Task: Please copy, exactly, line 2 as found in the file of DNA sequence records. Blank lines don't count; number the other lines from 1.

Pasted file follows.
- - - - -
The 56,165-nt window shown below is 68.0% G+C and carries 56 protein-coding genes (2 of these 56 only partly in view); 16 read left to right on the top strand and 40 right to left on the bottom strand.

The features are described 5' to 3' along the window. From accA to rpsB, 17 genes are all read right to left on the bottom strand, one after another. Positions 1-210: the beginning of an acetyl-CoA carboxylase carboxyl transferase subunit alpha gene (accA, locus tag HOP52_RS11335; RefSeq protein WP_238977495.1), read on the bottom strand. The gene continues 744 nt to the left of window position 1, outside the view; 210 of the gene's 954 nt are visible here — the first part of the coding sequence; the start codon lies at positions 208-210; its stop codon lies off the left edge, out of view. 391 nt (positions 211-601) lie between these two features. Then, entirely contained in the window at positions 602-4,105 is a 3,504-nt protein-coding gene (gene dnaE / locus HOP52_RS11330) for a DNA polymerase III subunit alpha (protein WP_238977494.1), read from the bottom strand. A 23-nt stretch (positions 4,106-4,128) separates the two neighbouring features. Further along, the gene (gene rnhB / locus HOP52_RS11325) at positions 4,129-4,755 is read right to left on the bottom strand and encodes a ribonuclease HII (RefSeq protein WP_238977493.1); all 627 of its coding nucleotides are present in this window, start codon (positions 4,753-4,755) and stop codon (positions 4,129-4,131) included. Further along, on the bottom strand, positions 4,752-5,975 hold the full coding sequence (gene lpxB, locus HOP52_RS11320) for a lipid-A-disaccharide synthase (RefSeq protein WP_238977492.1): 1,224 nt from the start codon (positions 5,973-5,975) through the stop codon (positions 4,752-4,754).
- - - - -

The features are described 5' to 3' along the window. From accA to rpsB, 17 genes are all read right to left on the bottom strand, one after another. Positions 1-210: the beginning of an acetyl-CoA carboxylase carboxyl transferase subunit alpha gene (accA, locus tag HOP52_RS11335; RefSeq protein WP_238977495.1), read on the bottom strand. The gene continues 744 nt to the left of window position 1, outside the view; 210 of the gene's 954 nt are visible here — the first part of the coding sequence; the start codon lies at positions 208-210; its stop codon lies off the left edge, out of view. 391 nt (positions 211-601) lie between these two features. Then, entirely contained in the window at positions 602-4,105 is a 3,504-nt protein-coding gene (gene dnaE / locus HOP52_RS11330) for a DNA polymerase III subunit alpha (protein WP_238977494.1), read from the bottom strand. A 23-nt stretch (positions 4,106-4,128) separates the two neighbouring features. Further along, the gene (gene rnhB / locus HOP52_RS11325) at positions 4,129-4,755 is read right to left on the bottom strand and encodes a ribonuclease HII (RefSeq protein WP_238977493.1); all 627 of its coding nucleotides are present in this window, start codon (positions 4,753-4,755) and stop codon (positions 4,129-4,131) included. Further along, on the bottom strand, positions 4,752-5,975 hold the full coding sequence (gene lpxB, locus HOP52_RS11320) for a lipid-A-disaccharide synthase (RefSeq protein WP_238977492.1): 1,224 nt from the start codon (positions 5,973-5,975) through the stop codon (positions 4,752-4,754).